How To Set A Sponsored Post Rate

How To Set A Sponsored Post Rate | Bonjour, Blogger! image 2

Hello! My name’s Elly and this is my first guest post for Bonjour Blogger.

If you’re a fashion, lifestyle or beauty blogger, it’s likely that you’ve been approached about working with a brand on a sponsored post before. Setting a rate for sponsored posts is difficult – it depends on the individual blogger, the brand, the work that’s involved and lots more. But it should be considered as carefully as if these sponsored posts were your main source of income, not just given away for peanuts.

The Bonjour Blogger survey of sponsored posts showed us that what bloggers charge varies wildly, from £5 to £500. There’s no right or wrong amount but there are simple ways to work out a ballpark figure.

Make sure you value your work.

Being a blogger is fun and exciting, as well as a good way to develop your skills. But that doesn’t mean it isn’t hard work or that your blog just magically appears out of thin air. It takes time, energy, expertise and creativity to produce your blog: make sure you value your work by charging respectable rates.

When you go into Primark, you know those £3 t-shirts won’t last very long. We equate low quality with cheap prices. Don’t under-sell yourself!

Look at people who are similar to you – but not bloggers.

Each individual blogger will charge something different, often because they might rank higher on Google. But you need to be paid for what you know, not just who you know. Work out the key skill involved in  running your blog and research professions that use that key skill. Find out a range of salaries and work out an hourly rate from them. If you can find out freelance rates for the careers, even better.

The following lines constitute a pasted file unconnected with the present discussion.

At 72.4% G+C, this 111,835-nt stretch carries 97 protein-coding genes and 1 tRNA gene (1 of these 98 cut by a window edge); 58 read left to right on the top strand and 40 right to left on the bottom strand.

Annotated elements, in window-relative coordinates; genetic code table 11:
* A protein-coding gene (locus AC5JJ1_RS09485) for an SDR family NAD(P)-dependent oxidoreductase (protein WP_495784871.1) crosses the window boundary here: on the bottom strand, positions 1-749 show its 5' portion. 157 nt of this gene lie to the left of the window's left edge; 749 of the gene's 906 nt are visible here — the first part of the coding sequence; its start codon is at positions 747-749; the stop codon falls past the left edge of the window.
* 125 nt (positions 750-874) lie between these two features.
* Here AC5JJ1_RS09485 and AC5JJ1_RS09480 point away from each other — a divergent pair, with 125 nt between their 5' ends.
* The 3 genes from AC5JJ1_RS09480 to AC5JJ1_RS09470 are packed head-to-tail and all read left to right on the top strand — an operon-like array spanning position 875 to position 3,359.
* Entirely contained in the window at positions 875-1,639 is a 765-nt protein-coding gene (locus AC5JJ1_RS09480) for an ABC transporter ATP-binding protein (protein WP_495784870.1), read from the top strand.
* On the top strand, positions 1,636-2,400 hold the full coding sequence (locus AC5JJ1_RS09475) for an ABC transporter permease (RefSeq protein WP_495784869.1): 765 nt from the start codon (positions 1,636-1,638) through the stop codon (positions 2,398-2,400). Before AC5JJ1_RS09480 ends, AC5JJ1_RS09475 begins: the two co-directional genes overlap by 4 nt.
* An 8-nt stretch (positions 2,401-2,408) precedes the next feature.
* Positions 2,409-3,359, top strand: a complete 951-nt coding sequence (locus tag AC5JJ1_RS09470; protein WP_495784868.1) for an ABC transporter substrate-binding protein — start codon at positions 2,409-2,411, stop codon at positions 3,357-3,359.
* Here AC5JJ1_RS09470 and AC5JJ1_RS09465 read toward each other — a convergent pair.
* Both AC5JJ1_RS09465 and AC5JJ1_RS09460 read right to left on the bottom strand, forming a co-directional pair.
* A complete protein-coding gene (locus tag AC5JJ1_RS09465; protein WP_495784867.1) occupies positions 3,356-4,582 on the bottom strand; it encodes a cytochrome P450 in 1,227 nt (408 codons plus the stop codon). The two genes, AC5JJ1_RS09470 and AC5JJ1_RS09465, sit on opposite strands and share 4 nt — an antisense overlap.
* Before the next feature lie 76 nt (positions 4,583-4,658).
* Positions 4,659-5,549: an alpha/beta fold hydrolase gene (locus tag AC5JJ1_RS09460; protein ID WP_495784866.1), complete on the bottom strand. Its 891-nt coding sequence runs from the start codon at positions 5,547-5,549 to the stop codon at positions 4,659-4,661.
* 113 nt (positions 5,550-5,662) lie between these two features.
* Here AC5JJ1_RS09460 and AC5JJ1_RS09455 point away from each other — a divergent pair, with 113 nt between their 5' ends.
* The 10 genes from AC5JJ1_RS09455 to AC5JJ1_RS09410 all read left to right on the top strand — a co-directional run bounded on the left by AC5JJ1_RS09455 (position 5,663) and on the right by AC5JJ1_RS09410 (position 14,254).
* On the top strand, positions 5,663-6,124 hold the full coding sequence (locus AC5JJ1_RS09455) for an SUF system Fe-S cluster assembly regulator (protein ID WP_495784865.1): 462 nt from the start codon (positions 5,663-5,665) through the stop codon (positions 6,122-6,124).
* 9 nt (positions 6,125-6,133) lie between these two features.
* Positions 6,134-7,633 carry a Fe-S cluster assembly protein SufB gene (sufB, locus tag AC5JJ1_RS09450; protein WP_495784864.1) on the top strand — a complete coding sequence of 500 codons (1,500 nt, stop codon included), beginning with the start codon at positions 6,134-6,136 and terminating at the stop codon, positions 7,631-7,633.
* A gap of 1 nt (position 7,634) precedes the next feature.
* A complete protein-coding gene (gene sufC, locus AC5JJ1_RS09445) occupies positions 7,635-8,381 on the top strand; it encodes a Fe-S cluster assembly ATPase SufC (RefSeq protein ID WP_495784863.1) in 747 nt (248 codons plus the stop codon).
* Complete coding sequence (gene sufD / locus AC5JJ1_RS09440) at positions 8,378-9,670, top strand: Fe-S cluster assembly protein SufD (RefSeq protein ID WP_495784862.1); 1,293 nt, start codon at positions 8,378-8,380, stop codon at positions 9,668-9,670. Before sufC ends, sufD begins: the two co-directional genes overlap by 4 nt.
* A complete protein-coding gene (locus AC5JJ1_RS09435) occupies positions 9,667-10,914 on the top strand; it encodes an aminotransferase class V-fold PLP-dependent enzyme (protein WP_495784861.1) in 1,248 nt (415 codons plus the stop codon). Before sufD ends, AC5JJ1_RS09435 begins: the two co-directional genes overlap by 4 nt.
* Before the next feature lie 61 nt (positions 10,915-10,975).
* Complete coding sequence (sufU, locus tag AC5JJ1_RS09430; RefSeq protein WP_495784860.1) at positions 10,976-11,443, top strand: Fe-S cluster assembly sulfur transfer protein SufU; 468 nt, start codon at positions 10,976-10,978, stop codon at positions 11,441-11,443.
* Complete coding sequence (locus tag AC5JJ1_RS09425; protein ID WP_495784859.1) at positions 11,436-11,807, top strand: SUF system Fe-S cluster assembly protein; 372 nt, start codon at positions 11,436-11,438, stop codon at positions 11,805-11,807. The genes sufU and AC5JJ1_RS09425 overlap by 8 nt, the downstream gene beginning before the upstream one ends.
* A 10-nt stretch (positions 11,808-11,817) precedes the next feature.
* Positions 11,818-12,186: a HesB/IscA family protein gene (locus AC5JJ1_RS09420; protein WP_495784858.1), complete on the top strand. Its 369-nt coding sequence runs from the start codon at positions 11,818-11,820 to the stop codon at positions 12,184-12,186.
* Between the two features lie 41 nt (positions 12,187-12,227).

For example, you’re a beauty vlogger. Your key skill for your blog is video work: filming, production, editing, sound, etc. Take a look at junior video producers, runners and other jobs in the film industry to see where your skills sit.

Take experience, knowledge and creativity into account.

It’s really hard to put a cost to creativity: one idea does not equal one pound. Brands want to work with you and your readers want to read your blog because you know your stuff. You create exciting posts, detailed reviews, and intelligent writing. Those things can’t be bought cheaply.

When setting a rate, look at how many years experience you have, who you’ve worked with previously, and the quality of your blog. Brands don’t want to shell out for 50 words and a blurry iPhone picture. If you make great work, you can charge great prices.

Work out your hours exactly.

Time really is money. When you work out a rate for sponsored posts, work it out by the hour. That way you have a flexible cost you can scale up or down depending on the time you have and what you’re able to do. Next time you create an outfit post or review video, time yourself: how long does it really take to use the product, take photos, edit them, write the post, upload it, share it online…? It sounds rigorous, but being that exact helps you get a fair rate as well as making sure you have enough time for creating the post itself!